Targeting Girls to Change the World
Perspectives from Toby Israel
September 9, 2012
Girl power may sound cute, but empowering girls is a serious new focus in international development. Approximately twenty-five percent of girls in the developing world are not in school. One in seven will marry before the age of fifteen, and thirty-eight percent will marry before eighteen. Fourteen million girls age fifteen to nineteen will give birth in developing countries in the next year, and medical complications from these pregnancies will prove a leading cause of death. Girls in countries like Nepal, faced with child marriage, low social status, and health risks, too often become women with less education and less income than their husbands. These women exercise little to no political influence in the national or international arena, and development projects have frequently overlooked them.
When Polish native, Ola Perczynska, who has spent the last four years working in international development in Nepal and the West Bank, first shared these numbers with me, these challenges seemed nearly insurmountable. The solution, however, as it so often does, condenses to one word: education. When a girl in the developing world receives seven or more years of education, she marries four years later and has on average 2.2 fewer children. Furthermore, Ola explained, “international research consistently confirms that better educated girls grow up to be less vulnerable to various forms of violence, have fewer, healthier and better educated children, earn more money, and make more informed decisions regarding their reproductive rights.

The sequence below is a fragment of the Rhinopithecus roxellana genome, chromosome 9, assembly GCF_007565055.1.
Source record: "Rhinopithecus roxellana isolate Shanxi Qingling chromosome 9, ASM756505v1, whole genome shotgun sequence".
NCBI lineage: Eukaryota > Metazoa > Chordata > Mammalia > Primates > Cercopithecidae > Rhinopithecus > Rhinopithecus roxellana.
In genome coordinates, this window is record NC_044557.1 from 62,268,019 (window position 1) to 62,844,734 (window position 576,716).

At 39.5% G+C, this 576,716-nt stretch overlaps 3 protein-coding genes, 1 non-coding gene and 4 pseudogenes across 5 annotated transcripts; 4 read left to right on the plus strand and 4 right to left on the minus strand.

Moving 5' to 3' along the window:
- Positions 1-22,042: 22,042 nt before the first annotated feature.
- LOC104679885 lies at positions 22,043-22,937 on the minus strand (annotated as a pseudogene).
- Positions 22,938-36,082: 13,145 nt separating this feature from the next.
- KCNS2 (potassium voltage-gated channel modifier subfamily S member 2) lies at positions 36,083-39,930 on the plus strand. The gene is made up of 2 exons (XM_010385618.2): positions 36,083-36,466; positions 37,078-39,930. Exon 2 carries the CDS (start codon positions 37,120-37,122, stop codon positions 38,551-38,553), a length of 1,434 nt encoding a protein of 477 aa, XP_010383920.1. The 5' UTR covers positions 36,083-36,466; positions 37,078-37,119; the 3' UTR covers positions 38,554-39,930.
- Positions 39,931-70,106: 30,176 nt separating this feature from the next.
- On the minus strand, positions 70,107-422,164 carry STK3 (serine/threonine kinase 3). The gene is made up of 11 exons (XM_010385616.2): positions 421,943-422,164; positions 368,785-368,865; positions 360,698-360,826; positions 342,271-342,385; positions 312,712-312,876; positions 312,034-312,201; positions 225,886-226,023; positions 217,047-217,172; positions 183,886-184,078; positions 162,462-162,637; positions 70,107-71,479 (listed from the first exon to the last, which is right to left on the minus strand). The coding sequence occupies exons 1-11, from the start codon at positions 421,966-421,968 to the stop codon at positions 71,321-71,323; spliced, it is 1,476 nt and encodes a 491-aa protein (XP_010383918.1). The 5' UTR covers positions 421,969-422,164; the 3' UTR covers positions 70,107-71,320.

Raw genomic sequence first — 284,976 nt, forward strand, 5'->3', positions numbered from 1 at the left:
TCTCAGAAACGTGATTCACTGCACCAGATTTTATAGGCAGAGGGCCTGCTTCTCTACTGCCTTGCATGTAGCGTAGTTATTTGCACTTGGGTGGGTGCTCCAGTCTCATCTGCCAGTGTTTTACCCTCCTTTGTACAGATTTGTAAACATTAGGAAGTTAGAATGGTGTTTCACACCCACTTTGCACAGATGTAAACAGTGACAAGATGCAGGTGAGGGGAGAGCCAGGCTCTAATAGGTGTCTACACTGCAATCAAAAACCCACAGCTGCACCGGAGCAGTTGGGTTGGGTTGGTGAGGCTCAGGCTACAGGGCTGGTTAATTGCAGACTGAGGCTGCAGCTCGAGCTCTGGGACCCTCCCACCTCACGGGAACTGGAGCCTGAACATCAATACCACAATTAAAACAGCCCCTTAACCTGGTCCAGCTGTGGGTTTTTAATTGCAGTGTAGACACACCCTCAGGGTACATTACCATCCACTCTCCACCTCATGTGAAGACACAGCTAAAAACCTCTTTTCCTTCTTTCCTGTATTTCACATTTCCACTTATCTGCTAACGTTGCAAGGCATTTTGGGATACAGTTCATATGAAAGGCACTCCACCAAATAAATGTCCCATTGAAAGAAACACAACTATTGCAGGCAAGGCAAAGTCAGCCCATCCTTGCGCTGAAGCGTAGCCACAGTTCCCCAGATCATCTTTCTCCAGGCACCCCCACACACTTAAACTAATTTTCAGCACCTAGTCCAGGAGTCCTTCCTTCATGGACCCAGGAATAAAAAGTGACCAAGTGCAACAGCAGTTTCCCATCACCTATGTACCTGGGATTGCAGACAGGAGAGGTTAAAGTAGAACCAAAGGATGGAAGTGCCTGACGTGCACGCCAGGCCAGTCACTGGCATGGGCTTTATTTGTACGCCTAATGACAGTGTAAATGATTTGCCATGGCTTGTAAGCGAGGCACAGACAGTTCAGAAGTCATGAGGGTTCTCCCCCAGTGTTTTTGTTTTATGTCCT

Target girls in development programs, make their education a priority, and significant change will follow. Working with local people and applying this formula to a specific town or region requires innovation, cultural sensitivity, and dedication. In 2011, after months of research and needs assessment, Ola founded Her Turn, a girls’ education and empowerment program in Helambu, Sindhupalchok District, Nepal. In four-week-long workshops, local female trainers teach about girl and region specific health and safety issues like menstruation, sexual violence and sex-trafficking, lead confidence and leadership building activities, and help the girls undertake a small project of their choice in their community or school. They also form a Girl Committee, which can direct at-risk girls to the appropriate resources, and work to raise awareness about girls’ education.
Moving forward, Ola hopes to reach many more rural communities with Her Turn, adjusting the curriculum to address regional issues. She would also like to organize Girls’ Conferences that would bring together girls from various districts in Nepal to discuss the issues they face and possible solutions, resulting in policy recommendations to state authorities. “Traditionally, girls form one of the most marginalized groups in many cultures,” Ola explained. “They are female and children, both factors placing them at the periphery of important decisions and processes. We don’t think about [harnessing] their strengths, intelligence, creativity or ability to transform their communities.” The innovation of targeting girls, Ola believes, lies in shifting the bias against them, recognizing their strengths, and utilizing this key tool in international development.
Many girls, upon completion of the program, remark that they no longer feel afraid to speak. As a woman who learned from a young age to always speak her mind, I believe such confidence is invaluable. The potential social, political and economic implications of empowering girls warrant widespread recognition and discussion. On October 11th, while I was celebrating my birthday, the United Nations Population Fund marked the first International Day of the Girl Child by releasing the report, Marrying Too Young. I am honored that this day will be associated with such a cause in the future.
For more information on these issues, check out: